The protesters were different this time around. They were young and gay and straight and angry and ready to walk for miles, up and down and across West Hollywood and Hollywood. It had been something they had been doing since the “No on 8” rally on San Vicente Boulevard broke up at eight-thirty in the evening with another, almost cliche rendition, at this point, of “We Shall Overcome” after another gay rights loss. Instead of singing folk songs all night, the protesters took to the streets.
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“No on 8” protesters march on Sunset Boulevard in West Hollywood early Thursday morning.
Now it was twelve-thirty on early Thursday morning, exactly 24 hours after the “No on 8” campaign ended it's party at the Music Box Theater on Hollywood Boulevard before all of the results for the Proposition 8 race had been tallied. The 300 or 400 protesters started at San Vicente Boulevard, walked east on Santa Monica Boulevard, took a left onto Crescent Heights Boulevard, headed north to Sunset Boulevard, and turned around at Fairfax Avenue after the Los Angeles Police Department wouldn't let them cross into Hollywood.
“As long as we keep people from going into Hollywood,” a friendly police officer told a young guy wearing a white T-shirt, “and keep them in West Hollywood, then they (the Los Angeles County Sheriff's Department) have to deal with it.”
Another protester heading east on Santa Monica Boulevard.
The protesters had come from Orange County and the San Fernando Valley and West Hollywood and Silver Lake and East L.A. and South Central. They were college students, college students who held full-time jobs, high school students, and people who had just moved to Los Angeles to get away from where they lived. They yelled things like “Yes We Can!” and “Gay or Straight! No on 8!” and “What Do We Want? Equal Rights! When Do We Want It? Now!”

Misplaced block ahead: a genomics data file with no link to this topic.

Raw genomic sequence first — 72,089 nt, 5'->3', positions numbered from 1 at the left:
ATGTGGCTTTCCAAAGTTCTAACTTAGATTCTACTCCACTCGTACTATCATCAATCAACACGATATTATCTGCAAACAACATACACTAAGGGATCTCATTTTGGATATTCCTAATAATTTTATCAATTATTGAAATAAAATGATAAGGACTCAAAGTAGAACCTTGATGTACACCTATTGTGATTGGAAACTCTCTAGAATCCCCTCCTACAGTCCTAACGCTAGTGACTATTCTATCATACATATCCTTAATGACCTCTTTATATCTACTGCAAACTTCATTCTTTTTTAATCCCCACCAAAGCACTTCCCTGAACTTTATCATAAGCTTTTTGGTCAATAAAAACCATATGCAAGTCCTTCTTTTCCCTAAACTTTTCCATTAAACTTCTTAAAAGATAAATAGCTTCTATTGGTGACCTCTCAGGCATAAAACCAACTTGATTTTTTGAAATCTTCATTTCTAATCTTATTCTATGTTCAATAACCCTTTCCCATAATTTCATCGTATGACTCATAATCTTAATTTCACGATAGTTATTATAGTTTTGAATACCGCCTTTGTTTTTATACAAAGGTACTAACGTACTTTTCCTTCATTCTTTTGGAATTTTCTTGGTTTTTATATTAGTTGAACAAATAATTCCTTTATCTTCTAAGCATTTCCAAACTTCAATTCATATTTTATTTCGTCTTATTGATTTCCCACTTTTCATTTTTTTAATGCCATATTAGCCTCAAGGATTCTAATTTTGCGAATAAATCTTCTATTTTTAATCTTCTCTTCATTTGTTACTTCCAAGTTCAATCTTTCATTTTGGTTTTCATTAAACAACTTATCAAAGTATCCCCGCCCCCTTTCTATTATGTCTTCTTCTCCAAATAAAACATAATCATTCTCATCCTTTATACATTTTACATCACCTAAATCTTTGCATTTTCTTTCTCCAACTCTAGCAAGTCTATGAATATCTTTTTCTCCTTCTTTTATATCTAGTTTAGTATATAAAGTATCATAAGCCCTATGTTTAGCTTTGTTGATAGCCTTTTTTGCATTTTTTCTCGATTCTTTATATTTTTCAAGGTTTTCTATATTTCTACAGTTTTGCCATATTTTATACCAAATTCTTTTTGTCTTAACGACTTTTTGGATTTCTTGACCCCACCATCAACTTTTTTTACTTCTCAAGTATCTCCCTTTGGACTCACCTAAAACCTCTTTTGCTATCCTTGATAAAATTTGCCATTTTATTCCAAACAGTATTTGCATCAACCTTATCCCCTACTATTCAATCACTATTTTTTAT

The protesters then headed west on Sunset Boulevard, past all of the straight bars like the Saddleback Ranch and the Red Rock, and the patrons came out and clapped and cheered them on. Then they headed down San Vicente Boulevard, back to Santa Monica Boulevard where they had started.
Young guys talk just before the last rant on San Vicente Boulevard.
It was almost two o'clock in the morning, the crowd was down to 100 people or so, people were singing “Proud Mary” during karaoke night at the nearby Fiesta Cantina, and everyone looked tired and sat down in the middle of the intersection that has been the center of the Los Angeles gay rights movement for decades. The chants were getting more quiet, and, for the first time, the music from the bars was drowning out the calls for equality. A lean, young man, dressed in a gray sweat shirt and jeans with short, black hair, stood up.
“I had to deal with this shit in Michigan!” he yelled at anyone who would listen, and people took notice, heads immediately swinging in his direction.
“I didn't come here to eat shit! I came here to live my life and love my boyfriend and be free!”
The crowd cheered, and he sat down. It was the last, passionate rant of a long night in West Hollywood.
Contact Patrick Range McDonald at firstname.lastname@example.org.